According to my textbook, the elastic force in a rubber is caused to the tendency of the polymers to return to their initial disordered state of higher entropy.

But isn't this looking at entropy on a larger level (I'm hesitant to say macroscopic) than it is usually looked at? Generally, we consider the entropy of individual atoms in an ordered structure (a crystal lattice, for instance). But here, we are looking at the entropy of entire polymer chains.

Also, it just doesn't seem to make sense with the non-statistical view of entropy. The book explains it in the following way. The first law of thermodynamics,

$$dE = dQ - dW$$

Making some substitutions,

$$dE = TdS + Fdx$$

where $F$ is the elastic force, $dx$ is the displacement, $T$ is the temperature and $dS$ is the entropy change. Next, approximating $dE$ as zero, and solving for $F$,

$$F = -T\frac{dS}{dx}$$

which is supposed to tell us the that the force is proportional to the rate $dS/dx$ at which the rubber band's entropy changes. But how is there any chage in entropy when no heat is being added?

And, for that matter, if I take a string, lying all entangled, and try to straighten it, why doesn't it exert an entropic force and try to go back to its higher entropic state?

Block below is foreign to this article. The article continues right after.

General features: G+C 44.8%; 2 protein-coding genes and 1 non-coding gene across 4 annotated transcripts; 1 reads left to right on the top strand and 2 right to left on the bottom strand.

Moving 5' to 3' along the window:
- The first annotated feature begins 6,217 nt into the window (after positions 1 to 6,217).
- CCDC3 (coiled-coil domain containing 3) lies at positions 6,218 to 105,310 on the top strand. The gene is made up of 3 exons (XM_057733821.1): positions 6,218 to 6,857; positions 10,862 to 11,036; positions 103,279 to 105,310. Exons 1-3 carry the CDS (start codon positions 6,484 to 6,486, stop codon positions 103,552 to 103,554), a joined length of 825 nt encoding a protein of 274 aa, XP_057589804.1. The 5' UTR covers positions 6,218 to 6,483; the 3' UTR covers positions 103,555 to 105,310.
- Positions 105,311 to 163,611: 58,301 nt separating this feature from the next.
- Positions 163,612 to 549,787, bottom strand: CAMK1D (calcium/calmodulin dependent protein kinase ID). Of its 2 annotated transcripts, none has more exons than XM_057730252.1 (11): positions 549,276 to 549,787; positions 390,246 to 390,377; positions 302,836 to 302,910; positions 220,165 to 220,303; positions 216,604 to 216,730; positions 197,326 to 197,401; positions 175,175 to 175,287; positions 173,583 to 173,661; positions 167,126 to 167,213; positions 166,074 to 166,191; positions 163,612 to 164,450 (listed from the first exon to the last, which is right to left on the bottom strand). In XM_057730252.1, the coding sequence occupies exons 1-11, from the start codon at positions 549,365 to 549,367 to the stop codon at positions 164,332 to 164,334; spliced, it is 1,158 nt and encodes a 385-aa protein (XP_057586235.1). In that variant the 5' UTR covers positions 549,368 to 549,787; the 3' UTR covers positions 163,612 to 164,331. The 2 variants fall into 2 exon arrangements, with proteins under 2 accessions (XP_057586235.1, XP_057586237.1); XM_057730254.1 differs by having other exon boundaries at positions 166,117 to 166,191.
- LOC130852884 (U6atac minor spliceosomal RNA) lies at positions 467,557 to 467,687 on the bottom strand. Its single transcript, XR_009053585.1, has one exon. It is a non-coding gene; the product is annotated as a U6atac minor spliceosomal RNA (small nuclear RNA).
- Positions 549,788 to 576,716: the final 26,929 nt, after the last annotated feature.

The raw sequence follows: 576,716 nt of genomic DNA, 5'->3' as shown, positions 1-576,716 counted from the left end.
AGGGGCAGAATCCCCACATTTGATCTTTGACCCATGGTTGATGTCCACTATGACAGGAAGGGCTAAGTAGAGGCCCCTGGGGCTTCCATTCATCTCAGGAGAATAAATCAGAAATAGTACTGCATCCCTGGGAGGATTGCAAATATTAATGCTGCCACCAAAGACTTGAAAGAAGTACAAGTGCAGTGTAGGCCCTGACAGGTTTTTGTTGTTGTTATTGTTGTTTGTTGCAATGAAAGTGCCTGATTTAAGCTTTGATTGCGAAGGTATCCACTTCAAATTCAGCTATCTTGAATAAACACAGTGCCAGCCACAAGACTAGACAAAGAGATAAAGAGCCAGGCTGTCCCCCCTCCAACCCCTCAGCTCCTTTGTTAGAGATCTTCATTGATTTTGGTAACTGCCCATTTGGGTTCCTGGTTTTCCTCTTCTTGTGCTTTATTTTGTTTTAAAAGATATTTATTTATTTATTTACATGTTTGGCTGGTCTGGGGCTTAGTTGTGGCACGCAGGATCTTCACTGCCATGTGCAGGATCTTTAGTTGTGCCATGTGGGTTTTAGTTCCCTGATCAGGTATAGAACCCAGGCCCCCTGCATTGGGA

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    $\begingroup$ Entropy is a molar quantity i.e. the total entropy is proportional to the number of molecules present. In a piece of rubber there are an enormous number of molecules, but with a piece of string you have just one molecule of string. The entropy change when you straighten the string is too small to produce a detectable force - if you had $6.023 \times 10^{23}$ pieces of string it might be a different matter. $\endgroup$ – John Rennie Mar 8 '14 at 8:03
  • $\begingroup$ @JohnRennie: But the string itself is composed of a large number of molecules, isn't it? $\endgroup$ – Gerard Mar 8 '14 at 8:23
  • $\begingroup$ Yes, but you aren't changing the entropy of the molecules in the string. You're only changing the entropy of the string itself. $\endgroup$ – John Rennie Mar 8 '14 at 8:39
  • $\begingroup$ So, in the rubber, we are changing the entropy of the polymer chains. The entropic force is only significant because of their large number, am I right? $\endgroup$ – Gerard Mar 8 '14 at 14:03
  • $\begingroup$ Yes. The point is that you are stretching the rubber and therefore changing the conformation of all the polymers in it. You aren't stretching the string, you are just rearranging it. $\endgroup$ – John Rennie Mar 8 '14 at 14:57

The process of extension of a rubber bands encompasses two phenomena

  1. increase of disorderliness when the elastic strain is released, and

  2. in repeated extension and de-extension the orientation of chain in parallel also goes on. Thus it is increase in entropy initially and its decreased ultimately culminating to the strain induced crystallisation.

Thus initially entropy increases and then decreases.

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